Cross-platform social media television application supports real-time connectivity to mainstream television set-top boxes

December 21, 2009

2 Min Read

BOULDER, Colo. -- Television and social media company FreedTV announced the first cross-platform social media television application supporting real-time connectivity to mainstream television set-top boxes (STBs). In association with its Facebook WIWA (What I’m Watching) application and iPhone application, FreedTV combines the compelling content of broadcast and cable television with the peer-to-peer communication of social networking to create a new standard in interactive television.

“Television viewing was once a social experience based on ‘event’ programming, like ‘The Wonderful World of Disney’ on Sunday evenings,” said Brent Dix, FreedTV president. “That viewing experience has changed as a result of viewer fragmentation. FreedTV re-establishes the social element without the physical constraints, allowing viewers to share their TV life with their friends wherever those friends may be.”

Using a cloud-based server and specialized software, FreedTV allows users to quickly find their friends and see what programs they are watching. In addition to identifying their own programming choices, real-time messaging capabilities allow users to join each other in a virtual TV room to share the viewing experience. FreedTV is compatible with all video service providers, content providers, broadcast and cable networks and Internet video sites.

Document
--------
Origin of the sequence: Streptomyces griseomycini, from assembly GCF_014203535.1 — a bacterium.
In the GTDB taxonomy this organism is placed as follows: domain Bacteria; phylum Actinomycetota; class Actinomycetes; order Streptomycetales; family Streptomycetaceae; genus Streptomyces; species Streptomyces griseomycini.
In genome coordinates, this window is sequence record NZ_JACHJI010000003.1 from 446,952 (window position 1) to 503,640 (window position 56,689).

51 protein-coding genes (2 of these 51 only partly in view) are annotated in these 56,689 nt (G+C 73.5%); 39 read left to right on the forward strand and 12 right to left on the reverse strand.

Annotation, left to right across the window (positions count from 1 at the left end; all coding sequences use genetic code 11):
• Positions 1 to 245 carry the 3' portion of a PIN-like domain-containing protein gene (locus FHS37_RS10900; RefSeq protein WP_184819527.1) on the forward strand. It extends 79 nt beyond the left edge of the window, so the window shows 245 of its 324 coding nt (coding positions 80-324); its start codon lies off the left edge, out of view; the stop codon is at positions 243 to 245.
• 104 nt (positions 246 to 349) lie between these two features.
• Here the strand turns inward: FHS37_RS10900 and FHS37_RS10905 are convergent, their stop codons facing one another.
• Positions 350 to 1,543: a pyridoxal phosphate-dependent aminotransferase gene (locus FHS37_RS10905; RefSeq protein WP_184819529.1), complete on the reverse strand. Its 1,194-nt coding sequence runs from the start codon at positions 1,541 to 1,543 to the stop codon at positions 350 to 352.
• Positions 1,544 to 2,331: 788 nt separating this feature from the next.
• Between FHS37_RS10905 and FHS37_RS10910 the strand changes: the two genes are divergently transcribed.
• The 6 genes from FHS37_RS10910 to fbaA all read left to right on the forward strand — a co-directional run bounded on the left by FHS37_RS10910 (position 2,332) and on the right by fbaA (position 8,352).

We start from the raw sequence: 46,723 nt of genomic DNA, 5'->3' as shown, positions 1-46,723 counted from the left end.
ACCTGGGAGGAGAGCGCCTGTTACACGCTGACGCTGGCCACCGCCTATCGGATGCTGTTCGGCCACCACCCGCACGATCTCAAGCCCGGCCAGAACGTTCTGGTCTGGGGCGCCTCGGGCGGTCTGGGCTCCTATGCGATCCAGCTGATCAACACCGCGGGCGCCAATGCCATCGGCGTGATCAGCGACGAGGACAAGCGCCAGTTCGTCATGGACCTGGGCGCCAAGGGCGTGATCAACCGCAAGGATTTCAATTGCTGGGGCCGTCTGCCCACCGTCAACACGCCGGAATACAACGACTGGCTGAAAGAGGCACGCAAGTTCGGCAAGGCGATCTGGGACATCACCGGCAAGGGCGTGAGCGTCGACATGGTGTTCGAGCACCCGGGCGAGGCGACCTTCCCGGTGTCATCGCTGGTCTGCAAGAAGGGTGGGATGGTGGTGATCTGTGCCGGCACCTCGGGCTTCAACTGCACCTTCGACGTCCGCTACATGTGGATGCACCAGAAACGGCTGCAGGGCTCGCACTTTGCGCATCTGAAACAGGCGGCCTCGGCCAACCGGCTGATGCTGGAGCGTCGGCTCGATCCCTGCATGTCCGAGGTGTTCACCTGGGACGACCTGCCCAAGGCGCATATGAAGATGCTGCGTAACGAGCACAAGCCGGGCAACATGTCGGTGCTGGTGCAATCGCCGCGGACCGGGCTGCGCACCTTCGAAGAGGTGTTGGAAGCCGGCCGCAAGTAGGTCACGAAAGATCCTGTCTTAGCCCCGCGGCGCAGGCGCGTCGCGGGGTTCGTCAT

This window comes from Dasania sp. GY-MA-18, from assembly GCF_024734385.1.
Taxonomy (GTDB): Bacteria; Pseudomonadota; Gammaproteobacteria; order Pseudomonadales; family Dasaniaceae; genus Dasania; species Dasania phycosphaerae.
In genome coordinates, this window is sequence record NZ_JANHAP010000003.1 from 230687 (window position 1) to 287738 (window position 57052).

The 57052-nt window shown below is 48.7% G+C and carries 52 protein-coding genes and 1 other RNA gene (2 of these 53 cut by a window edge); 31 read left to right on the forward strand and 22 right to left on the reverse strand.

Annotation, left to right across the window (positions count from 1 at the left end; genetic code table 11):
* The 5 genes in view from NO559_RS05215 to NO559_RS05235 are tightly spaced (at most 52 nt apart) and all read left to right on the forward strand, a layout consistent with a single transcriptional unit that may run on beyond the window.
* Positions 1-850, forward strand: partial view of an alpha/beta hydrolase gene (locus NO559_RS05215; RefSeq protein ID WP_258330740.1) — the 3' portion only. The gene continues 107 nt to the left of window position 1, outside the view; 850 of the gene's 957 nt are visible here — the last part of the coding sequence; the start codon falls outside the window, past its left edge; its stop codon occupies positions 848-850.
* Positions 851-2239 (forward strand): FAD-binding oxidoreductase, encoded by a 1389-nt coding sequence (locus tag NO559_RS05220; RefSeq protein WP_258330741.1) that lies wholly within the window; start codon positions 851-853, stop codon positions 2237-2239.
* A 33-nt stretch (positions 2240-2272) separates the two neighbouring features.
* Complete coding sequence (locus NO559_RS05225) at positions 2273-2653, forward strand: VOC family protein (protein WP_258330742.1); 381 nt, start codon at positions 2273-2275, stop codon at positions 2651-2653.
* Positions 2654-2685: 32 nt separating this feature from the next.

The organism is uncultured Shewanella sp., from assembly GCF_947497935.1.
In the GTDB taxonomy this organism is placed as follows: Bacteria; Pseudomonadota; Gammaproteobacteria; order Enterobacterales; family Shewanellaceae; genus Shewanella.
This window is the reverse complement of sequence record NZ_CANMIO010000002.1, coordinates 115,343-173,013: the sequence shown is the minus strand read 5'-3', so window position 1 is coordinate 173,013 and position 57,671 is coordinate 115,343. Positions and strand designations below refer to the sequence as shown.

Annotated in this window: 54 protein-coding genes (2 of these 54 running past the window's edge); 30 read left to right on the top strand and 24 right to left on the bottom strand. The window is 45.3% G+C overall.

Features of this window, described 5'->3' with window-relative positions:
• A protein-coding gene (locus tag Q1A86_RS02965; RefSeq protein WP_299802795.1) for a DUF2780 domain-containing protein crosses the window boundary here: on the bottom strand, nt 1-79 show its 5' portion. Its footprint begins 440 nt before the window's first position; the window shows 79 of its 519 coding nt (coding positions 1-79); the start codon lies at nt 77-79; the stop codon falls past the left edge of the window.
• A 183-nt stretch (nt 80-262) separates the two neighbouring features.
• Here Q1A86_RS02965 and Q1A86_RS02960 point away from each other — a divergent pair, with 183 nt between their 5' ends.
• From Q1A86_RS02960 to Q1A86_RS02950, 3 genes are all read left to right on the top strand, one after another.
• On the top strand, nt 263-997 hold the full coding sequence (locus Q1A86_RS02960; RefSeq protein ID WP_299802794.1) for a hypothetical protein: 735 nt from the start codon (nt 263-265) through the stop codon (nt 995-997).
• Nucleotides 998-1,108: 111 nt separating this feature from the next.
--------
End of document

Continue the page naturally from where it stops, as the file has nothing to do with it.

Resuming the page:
“FreedTV has the capability to run real-time on existing networks and across multiple platforms, including the Facebook WIWA application on the PC, the Video Service Provider (VSP) application on the STB, and the Mobile application on the iPhone,” said John Carlucci, FreedTV CTO. “All three interfaces were successfully demonstrated at the CableLabs Summer Conference using standard, widely-deployed boxes running live on a Comcast local cable system.”

FreedTV’s VSP application can run on all EBIF, Tru2way, and WebKit-capable STBs including the entry-level two-way capable boxes that number in the millions.

“Many interactive TV applications require too much processing power, graphics capabilities and/or network bandwidth,” said Carlucci. “FreedTV is the only platform-agnostic application that can run smoothly in all of these environments.”


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